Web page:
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Ordnance Park was built in 1941 to provide housing for a growing population of wartime workers in West Virginia's Kanawha Valley. As part of the Navy's new low-cost defense housing program, the Navy's Bureau of Yards and Docks was responsible for overseeing its construction. The development could house up to 450 families after completion, with priority initially being given to workers and their families employed at the Naval Ordnance Plant 7.5 miles away in South Charleston. Police and firefighting services were supplied by the Ordnance Plant's Marine garrison until after the war, when rentals were discontinued and the houses were sold to returning veterans. Many of the original duplexes remain, and many more have simply undergone structural modifications, leaving Ordnance Park as a unique window into defense housing projects of the era.


  • Ordnance Park in 1941, as photographed by Charleston-based photographer Sprague A. Bollinger. Bollinger was hired by the Navy to take photographs of the newly completed development. Photo property of the St. Albans Historical Society
  • Ordnance Park overview
  • Typical unaltered house in Ordnance Park. Photo Neil Richardson
  • Ordnance Parks Survey map - 2014, by Neil Richardson, showing 226 homes and number original and number altered.
  • Ordnance Park Plot Plan of 1941, before any streets had yet received names. National Archives.
  • Ordnance Park Street View. Though little can be seen here, the lawns were in fact seeded as part of the NoY-4488 contract.

Throughout 1940 and early 1941, as World War 2 raged across Europe, American military production was ramping up even before Japanese forces attacked Pearl Harbor on December 7, 1941. Indeed, well before even Roosevelt’s famous speech about the necessity of an American “arsenal of democracy” in December 1940, the massive Naval Ordnance Plant (NOP) in South Charleston, West Virginia had been reawakened from seventeen years of hibernation. Its two halves were leased out to corporations under government contract: Carnegie-Illinois Steel to manufacture naval armor plate, and General Machinery Ordnance Corporation to produce naval gun barrels.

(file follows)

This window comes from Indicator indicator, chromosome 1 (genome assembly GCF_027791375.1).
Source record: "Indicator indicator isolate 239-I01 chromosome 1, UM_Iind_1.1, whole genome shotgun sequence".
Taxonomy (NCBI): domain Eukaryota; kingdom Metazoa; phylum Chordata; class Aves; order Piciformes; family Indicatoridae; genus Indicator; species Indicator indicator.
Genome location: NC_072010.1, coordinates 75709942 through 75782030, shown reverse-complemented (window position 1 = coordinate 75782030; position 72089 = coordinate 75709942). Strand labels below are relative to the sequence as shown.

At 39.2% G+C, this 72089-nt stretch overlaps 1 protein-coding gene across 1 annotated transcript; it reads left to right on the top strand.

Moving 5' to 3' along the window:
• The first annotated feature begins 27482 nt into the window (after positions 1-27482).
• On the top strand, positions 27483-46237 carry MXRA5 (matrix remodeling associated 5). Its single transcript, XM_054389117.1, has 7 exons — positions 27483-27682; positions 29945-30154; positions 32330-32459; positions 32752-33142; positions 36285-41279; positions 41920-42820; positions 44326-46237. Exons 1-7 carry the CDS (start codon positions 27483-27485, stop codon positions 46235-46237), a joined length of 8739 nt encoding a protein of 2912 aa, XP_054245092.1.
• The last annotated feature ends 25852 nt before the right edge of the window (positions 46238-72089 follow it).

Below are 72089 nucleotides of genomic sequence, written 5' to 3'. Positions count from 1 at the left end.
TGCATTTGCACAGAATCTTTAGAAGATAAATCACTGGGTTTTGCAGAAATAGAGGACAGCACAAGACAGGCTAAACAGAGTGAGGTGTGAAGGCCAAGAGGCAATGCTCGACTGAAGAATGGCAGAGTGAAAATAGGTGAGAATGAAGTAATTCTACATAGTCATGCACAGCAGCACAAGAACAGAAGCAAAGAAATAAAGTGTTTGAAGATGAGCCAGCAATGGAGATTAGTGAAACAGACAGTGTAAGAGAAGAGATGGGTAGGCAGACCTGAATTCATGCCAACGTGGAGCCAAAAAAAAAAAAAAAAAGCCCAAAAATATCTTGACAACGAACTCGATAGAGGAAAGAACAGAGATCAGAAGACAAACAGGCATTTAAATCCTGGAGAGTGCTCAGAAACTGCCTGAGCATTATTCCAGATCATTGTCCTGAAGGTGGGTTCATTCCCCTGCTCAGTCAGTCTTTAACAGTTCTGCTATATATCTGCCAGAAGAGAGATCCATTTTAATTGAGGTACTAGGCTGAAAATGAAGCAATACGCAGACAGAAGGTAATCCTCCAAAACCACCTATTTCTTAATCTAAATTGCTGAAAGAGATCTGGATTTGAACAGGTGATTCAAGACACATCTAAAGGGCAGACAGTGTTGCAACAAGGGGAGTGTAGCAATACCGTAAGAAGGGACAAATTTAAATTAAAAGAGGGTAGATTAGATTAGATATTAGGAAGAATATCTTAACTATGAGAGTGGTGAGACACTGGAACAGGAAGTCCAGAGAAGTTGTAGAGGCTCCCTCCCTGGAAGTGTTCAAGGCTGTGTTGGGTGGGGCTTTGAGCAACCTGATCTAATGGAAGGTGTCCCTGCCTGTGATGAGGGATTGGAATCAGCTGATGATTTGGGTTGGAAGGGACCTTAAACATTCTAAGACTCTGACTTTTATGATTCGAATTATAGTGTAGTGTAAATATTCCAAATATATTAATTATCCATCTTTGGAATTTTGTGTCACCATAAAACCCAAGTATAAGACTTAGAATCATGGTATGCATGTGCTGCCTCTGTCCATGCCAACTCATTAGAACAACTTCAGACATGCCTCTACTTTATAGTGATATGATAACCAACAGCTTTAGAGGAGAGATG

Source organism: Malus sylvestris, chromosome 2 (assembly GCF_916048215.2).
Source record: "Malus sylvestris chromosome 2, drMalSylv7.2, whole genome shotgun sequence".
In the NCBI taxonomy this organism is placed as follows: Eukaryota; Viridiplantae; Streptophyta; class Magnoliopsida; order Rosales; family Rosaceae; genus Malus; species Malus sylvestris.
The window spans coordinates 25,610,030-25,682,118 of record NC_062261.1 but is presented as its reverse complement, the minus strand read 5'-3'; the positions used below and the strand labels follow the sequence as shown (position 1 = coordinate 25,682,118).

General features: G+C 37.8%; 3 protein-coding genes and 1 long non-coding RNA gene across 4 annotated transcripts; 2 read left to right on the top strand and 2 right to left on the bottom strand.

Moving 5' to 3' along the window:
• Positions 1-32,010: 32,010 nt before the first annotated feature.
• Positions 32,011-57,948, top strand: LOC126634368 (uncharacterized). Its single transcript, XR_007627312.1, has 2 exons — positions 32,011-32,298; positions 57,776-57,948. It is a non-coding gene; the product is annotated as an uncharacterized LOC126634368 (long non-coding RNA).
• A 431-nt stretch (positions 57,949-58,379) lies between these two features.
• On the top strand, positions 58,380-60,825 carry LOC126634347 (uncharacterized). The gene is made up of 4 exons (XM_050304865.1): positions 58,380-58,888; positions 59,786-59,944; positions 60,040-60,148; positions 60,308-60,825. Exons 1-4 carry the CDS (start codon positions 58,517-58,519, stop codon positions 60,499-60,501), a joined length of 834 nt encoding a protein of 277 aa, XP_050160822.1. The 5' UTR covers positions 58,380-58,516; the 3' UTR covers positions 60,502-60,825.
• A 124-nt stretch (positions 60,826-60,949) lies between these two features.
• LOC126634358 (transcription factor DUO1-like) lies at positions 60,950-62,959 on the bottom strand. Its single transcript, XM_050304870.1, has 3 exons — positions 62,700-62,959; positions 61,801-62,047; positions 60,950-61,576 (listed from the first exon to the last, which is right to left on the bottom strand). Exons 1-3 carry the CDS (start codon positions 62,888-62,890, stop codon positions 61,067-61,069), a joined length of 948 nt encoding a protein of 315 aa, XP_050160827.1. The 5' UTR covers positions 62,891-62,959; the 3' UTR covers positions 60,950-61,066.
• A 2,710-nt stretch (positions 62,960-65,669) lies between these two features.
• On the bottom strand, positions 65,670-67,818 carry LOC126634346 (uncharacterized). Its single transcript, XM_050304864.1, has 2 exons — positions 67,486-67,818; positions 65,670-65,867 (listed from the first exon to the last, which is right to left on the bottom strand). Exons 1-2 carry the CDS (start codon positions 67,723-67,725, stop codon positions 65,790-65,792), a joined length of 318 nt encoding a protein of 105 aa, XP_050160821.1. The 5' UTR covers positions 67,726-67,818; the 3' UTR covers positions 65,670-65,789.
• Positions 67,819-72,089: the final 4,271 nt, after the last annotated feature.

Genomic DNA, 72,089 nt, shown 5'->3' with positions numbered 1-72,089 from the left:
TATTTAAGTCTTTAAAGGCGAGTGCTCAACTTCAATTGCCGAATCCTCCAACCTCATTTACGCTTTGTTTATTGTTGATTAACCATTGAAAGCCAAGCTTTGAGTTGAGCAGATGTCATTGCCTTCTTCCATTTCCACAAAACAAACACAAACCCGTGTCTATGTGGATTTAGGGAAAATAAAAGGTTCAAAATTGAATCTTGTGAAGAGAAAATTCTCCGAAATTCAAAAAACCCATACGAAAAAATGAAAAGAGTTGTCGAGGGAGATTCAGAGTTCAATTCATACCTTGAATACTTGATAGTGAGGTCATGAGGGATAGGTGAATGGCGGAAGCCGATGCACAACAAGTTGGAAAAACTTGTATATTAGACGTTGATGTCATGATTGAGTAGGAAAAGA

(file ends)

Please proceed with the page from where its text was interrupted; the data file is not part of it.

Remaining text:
As Carnegie-Illinois embarked on a $50,000,000 expansion to the NOP facilities, it became rapidly clear that the original 85 houses and 32 bungalows built on the Navy property were nowhere near enough to accommodate the flood of new workers. In August 1940, the famous steel firm notified the Navy that by October of the following year, they expected their workforce to more than quadruple from the current 400 employed at their South Charleston operation.

Undeveloped land was soon purchased by the government 7.5 miles west of the Plant in St. Albans, on the south bank of the Kanawha River. On November 18, 1940, the Navy signed contract NOy-4488 with a construction firm from Wheeling, West Virginia, to complete 450 housing units at an estimated cost of $1,527,000. And in January 1941, Lieutenant Commander Richard de Charms, Jr., was assigned as Officer In Charge of the contract’s execution. This was the standardized practice for the Navy’s Bureau of Yards and Docks (BuYards--replaced in postwar restructuring with NAVFAC, or Naval Facilities Engineering Command), which typically oversaw construction of all the Navy’s short facilities, to ensure the honest execution of the project by civilian contractors to the Navy’s specifications.